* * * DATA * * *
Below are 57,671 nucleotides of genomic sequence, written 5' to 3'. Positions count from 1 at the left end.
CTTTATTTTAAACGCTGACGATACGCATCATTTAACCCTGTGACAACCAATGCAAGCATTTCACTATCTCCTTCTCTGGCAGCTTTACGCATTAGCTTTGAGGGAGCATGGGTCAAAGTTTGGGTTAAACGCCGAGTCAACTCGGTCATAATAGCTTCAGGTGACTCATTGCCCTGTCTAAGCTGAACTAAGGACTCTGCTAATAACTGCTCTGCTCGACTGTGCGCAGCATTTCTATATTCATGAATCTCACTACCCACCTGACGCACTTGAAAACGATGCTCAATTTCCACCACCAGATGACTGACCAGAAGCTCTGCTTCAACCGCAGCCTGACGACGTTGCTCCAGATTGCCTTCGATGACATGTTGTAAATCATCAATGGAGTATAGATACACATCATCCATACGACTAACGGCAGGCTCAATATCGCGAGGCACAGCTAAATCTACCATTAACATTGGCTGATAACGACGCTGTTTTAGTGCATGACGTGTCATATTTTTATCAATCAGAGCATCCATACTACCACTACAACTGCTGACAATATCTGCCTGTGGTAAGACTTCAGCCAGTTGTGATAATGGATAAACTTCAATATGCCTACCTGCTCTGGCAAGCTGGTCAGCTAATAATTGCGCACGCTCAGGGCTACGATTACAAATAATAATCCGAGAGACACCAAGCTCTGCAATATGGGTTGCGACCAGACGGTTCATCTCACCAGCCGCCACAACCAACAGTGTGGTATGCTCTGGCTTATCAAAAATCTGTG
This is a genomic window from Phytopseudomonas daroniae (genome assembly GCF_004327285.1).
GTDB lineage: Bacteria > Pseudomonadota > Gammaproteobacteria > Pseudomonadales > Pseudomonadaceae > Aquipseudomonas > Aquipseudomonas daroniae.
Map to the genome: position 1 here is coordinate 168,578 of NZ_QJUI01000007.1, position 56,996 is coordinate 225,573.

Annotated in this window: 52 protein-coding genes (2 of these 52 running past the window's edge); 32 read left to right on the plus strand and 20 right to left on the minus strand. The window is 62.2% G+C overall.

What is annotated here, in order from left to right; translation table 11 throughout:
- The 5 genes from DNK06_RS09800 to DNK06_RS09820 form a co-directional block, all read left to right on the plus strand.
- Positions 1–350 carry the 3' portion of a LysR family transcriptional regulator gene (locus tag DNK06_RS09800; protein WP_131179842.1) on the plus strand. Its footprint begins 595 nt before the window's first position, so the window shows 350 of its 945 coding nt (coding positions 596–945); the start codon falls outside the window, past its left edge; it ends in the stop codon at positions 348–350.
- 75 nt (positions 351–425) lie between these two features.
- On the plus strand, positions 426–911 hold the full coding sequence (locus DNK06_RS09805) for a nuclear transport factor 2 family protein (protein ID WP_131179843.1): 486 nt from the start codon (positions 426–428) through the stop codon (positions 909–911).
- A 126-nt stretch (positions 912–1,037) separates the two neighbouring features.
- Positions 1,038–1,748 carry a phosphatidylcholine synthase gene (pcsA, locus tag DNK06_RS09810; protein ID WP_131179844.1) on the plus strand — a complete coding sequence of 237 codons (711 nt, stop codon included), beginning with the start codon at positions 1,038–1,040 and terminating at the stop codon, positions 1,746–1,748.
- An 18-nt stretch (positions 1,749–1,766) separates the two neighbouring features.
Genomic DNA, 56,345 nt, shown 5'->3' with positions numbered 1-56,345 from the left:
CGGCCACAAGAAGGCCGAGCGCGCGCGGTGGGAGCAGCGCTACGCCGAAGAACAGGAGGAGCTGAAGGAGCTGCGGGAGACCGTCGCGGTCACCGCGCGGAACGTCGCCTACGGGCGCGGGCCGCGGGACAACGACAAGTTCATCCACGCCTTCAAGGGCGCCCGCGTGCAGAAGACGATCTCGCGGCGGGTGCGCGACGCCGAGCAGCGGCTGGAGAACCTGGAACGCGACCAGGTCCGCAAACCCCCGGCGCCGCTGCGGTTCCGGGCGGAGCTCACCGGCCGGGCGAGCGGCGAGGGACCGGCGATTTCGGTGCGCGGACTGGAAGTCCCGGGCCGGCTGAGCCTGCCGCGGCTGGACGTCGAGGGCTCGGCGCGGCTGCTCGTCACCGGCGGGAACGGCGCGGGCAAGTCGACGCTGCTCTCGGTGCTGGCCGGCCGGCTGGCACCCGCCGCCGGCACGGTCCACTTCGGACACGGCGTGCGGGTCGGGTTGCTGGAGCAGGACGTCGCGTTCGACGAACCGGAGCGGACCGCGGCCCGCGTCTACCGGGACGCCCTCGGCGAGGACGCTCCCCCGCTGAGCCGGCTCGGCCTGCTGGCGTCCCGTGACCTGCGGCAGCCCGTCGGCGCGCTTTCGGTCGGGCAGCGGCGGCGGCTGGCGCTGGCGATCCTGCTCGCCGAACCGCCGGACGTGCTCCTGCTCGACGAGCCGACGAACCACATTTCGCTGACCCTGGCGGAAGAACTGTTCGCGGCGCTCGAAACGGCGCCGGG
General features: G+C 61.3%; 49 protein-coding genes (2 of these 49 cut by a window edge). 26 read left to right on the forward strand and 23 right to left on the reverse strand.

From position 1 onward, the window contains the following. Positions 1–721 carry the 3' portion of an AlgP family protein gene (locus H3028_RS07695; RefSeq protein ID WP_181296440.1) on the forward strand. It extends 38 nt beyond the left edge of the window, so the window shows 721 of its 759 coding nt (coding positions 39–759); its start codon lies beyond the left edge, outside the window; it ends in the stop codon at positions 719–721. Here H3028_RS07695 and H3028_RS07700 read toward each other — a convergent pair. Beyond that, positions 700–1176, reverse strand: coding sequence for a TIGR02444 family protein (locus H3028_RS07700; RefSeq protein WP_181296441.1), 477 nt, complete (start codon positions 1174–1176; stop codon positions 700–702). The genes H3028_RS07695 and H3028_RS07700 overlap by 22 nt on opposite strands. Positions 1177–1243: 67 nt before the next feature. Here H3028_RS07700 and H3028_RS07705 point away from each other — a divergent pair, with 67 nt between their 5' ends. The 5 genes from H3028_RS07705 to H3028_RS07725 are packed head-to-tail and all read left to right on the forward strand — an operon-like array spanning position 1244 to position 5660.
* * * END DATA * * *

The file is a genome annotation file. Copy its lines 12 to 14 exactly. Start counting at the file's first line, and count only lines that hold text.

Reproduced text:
- A 126-nt stretch (positions 912–1,037) separates the two neighbouring features.
- Positions 1,038–1,748 carry a phosphatidylcholine synthase gene (pcsA, locus tag DNK06_RS09810; protein ID WP_131179844.1) on the plus strand — a complete coding sequence of 237 codons (711 nt, stop codon included), beginning with the start codon at positions 1,038–1,040 and terminating at the stop codon, positions 1,746–1,748.
- An 18-nt stretch (positions 1,749–1,766) separates the two neighbouring features.